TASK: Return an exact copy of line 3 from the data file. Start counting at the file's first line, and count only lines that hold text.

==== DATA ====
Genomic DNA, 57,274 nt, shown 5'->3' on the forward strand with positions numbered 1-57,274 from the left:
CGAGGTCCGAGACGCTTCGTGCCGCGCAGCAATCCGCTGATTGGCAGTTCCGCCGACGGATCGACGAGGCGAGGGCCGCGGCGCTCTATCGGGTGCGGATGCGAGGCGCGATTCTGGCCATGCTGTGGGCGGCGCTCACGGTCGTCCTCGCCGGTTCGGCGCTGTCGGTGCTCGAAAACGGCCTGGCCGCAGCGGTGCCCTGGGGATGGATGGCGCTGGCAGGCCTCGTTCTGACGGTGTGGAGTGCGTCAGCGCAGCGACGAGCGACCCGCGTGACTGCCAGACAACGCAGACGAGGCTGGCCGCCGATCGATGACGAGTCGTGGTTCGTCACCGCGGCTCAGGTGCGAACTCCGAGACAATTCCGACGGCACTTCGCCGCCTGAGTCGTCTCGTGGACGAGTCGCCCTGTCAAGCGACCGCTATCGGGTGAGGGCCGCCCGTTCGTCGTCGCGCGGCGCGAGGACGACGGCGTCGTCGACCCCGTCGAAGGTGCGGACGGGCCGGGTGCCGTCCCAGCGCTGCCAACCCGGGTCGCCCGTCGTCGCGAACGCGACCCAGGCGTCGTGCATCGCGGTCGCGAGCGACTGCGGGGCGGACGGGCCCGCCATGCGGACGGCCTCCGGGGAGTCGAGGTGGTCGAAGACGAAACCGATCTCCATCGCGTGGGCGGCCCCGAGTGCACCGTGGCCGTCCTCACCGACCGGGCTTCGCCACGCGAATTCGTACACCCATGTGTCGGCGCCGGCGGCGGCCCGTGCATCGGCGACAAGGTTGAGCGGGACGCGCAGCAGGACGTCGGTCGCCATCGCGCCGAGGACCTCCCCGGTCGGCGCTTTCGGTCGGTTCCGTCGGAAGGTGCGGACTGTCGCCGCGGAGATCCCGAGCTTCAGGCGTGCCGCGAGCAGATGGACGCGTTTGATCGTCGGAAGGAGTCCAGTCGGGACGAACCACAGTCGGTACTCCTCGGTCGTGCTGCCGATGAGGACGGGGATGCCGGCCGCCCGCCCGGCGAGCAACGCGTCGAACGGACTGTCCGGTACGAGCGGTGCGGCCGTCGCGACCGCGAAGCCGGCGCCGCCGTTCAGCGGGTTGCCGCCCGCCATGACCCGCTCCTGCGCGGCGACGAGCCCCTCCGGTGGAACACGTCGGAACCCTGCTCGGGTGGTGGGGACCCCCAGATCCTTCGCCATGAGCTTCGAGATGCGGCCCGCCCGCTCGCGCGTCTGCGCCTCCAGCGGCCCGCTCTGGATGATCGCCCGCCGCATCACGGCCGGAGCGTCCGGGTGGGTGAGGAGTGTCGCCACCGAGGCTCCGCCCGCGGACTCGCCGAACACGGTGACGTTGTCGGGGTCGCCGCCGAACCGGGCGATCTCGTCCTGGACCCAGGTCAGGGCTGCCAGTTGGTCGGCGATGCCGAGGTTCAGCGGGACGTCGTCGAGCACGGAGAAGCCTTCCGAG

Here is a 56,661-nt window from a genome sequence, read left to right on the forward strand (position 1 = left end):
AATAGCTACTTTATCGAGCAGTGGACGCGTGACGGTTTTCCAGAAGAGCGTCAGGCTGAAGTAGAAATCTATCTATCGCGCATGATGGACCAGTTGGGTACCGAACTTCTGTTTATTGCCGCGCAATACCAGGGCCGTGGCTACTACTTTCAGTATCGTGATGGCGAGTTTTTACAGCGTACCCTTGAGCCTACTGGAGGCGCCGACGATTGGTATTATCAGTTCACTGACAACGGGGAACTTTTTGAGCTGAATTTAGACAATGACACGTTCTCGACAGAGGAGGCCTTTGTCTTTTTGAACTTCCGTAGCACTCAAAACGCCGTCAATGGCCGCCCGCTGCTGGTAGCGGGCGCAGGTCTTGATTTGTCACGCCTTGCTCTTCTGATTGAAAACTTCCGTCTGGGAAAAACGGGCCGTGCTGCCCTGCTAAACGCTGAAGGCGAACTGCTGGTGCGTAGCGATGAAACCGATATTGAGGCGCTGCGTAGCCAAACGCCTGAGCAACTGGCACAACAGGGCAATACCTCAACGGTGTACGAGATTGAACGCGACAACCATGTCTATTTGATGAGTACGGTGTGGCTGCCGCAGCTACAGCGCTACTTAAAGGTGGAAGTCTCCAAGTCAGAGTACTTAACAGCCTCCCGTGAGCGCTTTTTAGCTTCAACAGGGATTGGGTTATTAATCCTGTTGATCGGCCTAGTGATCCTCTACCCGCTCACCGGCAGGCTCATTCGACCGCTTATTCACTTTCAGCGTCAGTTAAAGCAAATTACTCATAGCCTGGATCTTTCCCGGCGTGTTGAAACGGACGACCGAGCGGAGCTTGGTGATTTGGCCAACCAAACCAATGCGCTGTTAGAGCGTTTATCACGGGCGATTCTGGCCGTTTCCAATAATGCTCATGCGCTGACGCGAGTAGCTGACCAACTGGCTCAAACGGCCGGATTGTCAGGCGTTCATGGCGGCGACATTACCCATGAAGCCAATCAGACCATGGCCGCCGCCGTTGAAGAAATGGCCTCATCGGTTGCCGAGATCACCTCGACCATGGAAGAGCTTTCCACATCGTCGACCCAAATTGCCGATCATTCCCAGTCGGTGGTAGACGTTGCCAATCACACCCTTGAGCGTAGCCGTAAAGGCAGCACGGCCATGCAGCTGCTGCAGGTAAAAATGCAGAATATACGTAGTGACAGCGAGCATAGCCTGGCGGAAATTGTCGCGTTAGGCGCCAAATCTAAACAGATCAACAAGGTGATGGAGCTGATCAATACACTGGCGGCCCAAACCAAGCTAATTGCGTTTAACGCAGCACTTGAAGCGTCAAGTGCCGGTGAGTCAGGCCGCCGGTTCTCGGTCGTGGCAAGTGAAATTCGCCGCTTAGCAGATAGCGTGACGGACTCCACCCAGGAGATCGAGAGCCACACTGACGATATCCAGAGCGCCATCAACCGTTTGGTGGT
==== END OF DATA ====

Here is a 56,661-nt window from a genome sequence, read left to right on the forward strand (position 1 = left end):